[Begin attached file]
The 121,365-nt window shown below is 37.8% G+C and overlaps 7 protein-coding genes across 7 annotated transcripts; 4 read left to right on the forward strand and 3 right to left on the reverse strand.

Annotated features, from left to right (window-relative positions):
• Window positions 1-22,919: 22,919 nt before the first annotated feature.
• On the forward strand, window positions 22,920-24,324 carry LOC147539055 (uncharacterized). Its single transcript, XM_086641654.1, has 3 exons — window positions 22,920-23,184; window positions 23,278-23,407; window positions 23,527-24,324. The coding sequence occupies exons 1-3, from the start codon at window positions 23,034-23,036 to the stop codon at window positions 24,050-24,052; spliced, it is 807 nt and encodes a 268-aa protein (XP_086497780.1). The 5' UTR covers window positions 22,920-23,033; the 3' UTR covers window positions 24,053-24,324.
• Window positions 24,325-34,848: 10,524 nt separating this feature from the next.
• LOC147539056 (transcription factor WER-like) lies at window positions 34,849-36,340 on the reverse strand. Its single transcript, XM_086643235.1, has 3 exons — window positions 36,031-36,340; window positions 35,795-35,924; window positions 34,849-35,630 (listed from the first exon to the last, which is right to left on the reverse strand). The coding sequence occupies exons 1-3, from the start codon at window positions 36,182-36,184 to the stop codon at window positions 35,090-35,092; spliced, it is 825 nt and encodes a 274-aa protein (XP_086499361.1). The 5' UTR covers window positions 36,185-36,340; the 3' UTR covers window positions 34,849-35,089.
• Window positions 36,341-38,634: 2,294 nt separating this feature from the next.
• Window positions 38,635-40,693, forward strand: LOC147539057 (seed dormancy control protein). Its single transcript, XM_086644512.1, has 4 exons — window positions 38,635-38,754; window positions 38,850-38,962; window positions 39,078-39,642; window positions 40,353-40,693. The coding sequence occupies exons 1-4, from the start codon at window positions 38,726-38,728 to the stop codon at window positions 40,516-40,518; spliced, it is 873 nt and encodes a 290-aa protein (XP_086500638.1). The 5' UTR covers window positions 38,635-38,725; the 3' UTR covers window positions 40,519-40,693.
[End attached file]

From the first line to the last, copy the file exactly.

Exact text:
The 121,365-nt window shown below is 37.8% G+C and overlaps 7 protein-coding genes across 7 annotated transcripts; 4 read left to right on the forward strand and 3 right to left on the reverse strand.

Annotated features, from left to right (window-relative positions):
• Window positions 1-22,919: 22,919 nt before the first annotated feature.
• On the forward strand, window positions 22,920-24,324 carry LOC147539055 (uncharacterized). Its single transcript, XM_086641654.1, has 3 exons — window positions 22,920-23,184; window positions 23,278-23,407; window positions 23,527-24,324. The coding sequence occupies exons 1-3, from the start codon at window positions 23,034-23,036 to the stop codon at window positions 24,050-24,052; spliced, it is 807 nt and encodes a 268-aa protein (XP_086497780.1). The 5' UTR covers window positions 22,920-23,033; the 3' UTR covers window positions 24,053-24,324.
• Window positions 24,325-34,848: 10,524 nt separating this feature from the next.
• LOC147539056 (transcription factor WER-like) lies at window positions 34,849-36,340 on the reverse strand. Its single transcript, XM_086643235.1, has 3 exons — window positions 36,031-36,340; window positions 35,795-35,924; window positions 34,849-35,630 (listed from the first exon to the last, which is right to left on the reverse strand). The coding sequence occupies exons 1-3, from the start codon at window positions 36,182-36,184 to the stop codon at window positions 35,090-35,092; spliced, it is 825 nt and encodes a 274-aa protein (XP_086499361.1). The 5' UTR covers window positions 36,185-36,340; the 3' UTR covers window positions 34,849-35,089.
• Window positions 36,341-38,634: 2,294 nt separating this feature from the next.
• Window positions 38,635-40,693, forward strand: LOC147539057 (seed dormancy control protein). Its single transcript, XM_086644512.1, has 4 exons — window positions 38,635-38,754; window positions 38,850-38,962; window positions 39,078-39,642; window positions 40,353-40,693. The coding sequence occupies exons 1-4, from the start codon at window positions 38,726-38,728 to the stop codon at window positions 40,516-40,518; spliced, it is 873 nt and encodes a 290-aa protein (XP_086500638.1). The 5' UTR covers window positions 38,635-38,725; the 3' UTR covers window positions 40,519-40,693.